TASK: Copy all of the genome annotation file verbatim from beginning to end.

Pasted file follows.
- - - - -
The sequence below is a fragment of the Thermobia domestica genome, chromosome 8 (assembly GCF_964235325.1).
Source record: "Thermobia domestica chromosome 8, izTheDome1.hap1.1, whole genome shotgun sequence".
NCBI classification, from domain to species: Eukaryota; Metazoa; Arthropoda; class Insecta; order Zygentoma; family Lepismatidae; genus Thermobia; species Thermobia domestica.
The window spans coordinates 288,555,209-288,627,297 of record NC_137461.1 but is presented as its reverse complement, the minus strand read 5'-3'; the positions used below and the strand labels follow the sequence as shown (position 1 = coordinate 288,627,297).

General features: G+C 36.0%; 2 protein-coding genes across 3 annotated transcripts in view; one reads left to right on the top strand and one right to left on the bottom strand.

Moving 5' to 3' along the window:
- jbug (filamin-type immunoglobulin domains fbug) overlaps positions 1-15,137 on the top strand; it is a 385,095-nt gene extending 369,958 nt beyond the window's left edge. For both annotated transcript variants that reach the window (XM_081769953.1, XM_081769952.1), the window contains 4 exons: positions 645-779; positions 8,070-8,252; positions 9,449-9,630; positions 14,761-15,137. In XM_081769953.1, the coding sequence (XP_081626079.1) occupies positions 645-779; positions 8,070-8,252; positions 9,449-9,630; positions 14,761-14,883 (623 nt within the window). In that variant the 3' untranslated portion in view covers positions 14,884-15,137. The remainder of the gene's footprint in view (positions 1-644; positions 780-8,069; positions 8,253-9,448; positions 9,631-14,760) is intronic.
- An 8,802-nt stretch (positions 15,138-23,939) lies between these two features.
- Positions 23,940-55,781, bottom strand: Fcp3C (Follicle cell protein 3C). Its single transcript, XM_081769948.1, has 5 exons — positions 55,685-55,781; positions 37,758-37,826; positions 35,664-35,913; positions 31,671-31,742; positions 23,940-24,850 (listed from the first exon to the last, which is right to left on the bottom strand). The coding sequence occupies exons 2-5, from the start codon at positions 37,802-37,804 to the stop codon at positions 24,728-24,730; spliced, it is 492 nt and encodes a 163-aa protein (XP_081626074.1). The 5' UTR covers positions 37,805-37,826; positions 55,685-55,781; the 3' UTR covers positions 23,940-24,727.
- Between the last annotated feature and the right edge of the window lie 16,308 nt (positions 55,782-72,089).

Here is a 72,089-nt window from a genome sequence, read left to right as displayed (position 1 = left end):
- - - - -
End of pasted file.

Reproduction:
The sequence below is a fragment of the Thermobia domestica genome, chromosome 8 (assembly GCF_964235325.1).
Source record: "Thermobia domestica chromosome 8, izTheDome1.hap1.1, whole genome shotgun sequence".
NCBI classification, from domain to species: Eukaryota; Metazoa; Arthropoda; class Insecta; order Zygentoma; family Lepismatidae; genus Thermobia; species Thermobia domestica.
The window spans coordinates 288,555,209-288,627,297 of record NC_137461.1 but is presented as its reverse complement, the minus strand read 5'-3'; the positions used below and the strand labels follow the sequence as shown (position 1 = coordinate 288,627,297).

General features: G+C 36.0%; 2 protein-coding genes across 3 annotated transcripts in view; one reads left to right on the top strand and one right to left on the bottom strand.

Moving 5' to 3' along the window:
- jbug (filamin-type immunoglobulin domains fbug) overlaps positions 1-15,137 on the top strand; it is a 385,095-nt gene extending 369,958 nt beyond the window's left edge. For both annotated transcript variants that reach the window (XM_081769953.1, XM_081769952.1), the window contains 4 exons: positions 645-779; positions 8,070-8,252; positions 9,449-9,630; positions 14,761-15,137. In XM_081769953.1, the coding sequence (XP_081626079.1) occupies positions 645-779; positions 8,070-8,252; positions 9,449-9,630; positions 14,761-14,883 (623 nt within the window). In that variant the 3' untranslated portion in view covers positions 14,884-15,137. The remainder of the gene's footprint in view (positions 1-644; positions 780-8,069; positions 8,253-9,448; positions 9,631-14,760) is intronic.
- An 8,802-nt stretch (positions 15,138-23,939) lies between these two features.
- Positions 23,940-55,781, bottom strand: Fcp3C (Follicle cell protein 3C). Its single transcript, XM_081769948.1, has 5 exons — positions 55,685-55,781; positions 37,758-37,826; positions 35,664-35,913; positions 31,671-31,742; positions 23,940-24,850 (listed from the first exon to the last, which is right to left on the bottom strand). The coding sequence occupies exons 2-5, from the start codon at positions 37,802-37,804 to the stop codon at positions 24,728-24,730; spliced, it is 492 nt and encodes a 163-aa protein (XP_081626074.1). The 5' UTR covers positions 37,805-37,826; positions 55,685-55,781; the 3' UTR covers positions 23,940-24,727.
- Between the last annotated feature and the right edge of the window lie 16,308 nt (positions 55,782-72,089).

Here is a 72,089-nt window from a genome sequence, read left to right as displayed (position 1 = left end):